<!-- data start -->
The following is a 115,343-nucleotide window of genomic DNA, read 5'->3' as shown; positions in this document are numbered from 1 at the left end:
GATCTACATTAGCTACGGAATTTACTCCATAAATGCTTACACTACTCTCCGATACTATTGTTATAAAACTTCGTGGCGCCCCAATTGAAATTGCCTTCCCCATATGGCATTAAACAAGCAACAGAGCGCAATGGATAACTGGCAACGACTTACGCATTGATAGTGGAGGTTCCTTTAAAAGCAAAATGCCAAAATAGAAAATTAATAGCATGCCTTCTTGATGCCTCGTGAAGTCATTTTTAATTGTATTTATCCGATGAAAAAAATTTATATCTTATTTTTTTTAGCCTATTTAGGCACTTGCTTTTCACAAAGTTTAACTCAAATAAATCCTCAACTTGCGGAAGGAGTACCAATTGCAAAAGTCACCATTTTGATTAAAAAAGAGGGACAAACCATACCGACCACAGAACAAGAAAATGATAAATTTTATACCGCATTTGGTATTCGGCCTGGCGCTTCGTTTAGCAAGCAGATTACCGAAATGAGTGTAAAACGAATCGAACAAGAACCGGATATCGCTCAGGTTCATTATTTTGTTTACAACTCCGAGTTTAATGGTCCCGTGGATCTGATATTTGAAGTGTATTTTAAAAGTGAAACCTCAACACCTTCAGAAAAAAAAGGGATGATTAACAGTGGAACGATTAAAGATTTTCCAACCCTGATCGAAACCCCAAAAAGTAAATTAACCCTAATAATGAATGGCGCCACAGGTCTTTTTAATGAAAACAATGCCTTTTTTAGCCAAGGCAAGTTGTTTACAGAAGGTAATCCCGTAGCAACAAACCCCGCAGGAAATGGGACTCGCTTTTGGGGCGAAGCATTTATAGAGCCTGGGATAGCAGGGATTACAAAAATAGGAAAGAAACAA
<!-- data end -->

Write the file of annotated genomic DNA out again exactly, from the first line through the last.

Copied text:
The following is a 115,343-nucleotide window of genomic DNA, read 5'->3' as shown; positions in this document are numbered from 1 at the left end:
GATCTACATTAGCTACGGAATTTACTCCATAAATGCTTACACTACTCTCCGATACTATTGTTATAAAACTTCGTGGCGCCCCAATTGAAATTGCCTTCCCCATATGGCATTAAACAAGCAACAGAGCGCAATGGATAACTGGCAACGACTTACGCATTGATAGTGGAGGTTCCTTTAAAAGCAAAATGCCAAAATAGAAAATTAATAGCATGCCTTCTTGATGCCTCGTGAAGTCATTTTTAATTGTATTTATCCGATGAAAAAAATTTATATCTTATTTTTTTTAGCCTATTTAGGCACTTGCTTTTCACAAAGTTTAACTCAAATAAATCCTCAACTTGCGGAAGGAGTACCAATTGCAAAAGTCACCATTTTGATTAAAAAAGAGGGACAAACCATACCGACCACAGAACAAGAAAATGATAAATTTTATACCGCATTTGGTATTCGGCCTGGCGCTTCGTTTAGCAAGCAGATTACCGAAATGAGTGTAAAACGAATCGAACAAGAACCGGATATCGCTCAGGTTCATTATTTTGTTTACAACTCCGAGTTTAATGGTCCCGTGGATCTGATATTTGAAGTGTATTTTAAAAGTGAAACCTCAACACCTTCAGAAAAAAAAGGGATGATTAACAGTGGAACGATTAAAGATTTTCCAACCCTGATCGAAACCCCAAAAAGTAAATTAACCCTAATAATGAATGGCGCCACAGGTCTTTTTAATGAAAACAATGCCTTTTTTAGCCAAGGCAAGTTGTTTACAGAAGGTAATCCCGTAGCAACAAACCCCGCAGGAAATGGGACTCGCTTTTGGGGCGAAGCATTTATAGAGCCTGGGATAGCAGGGATTACAAAAATAGGAAAGAAACAA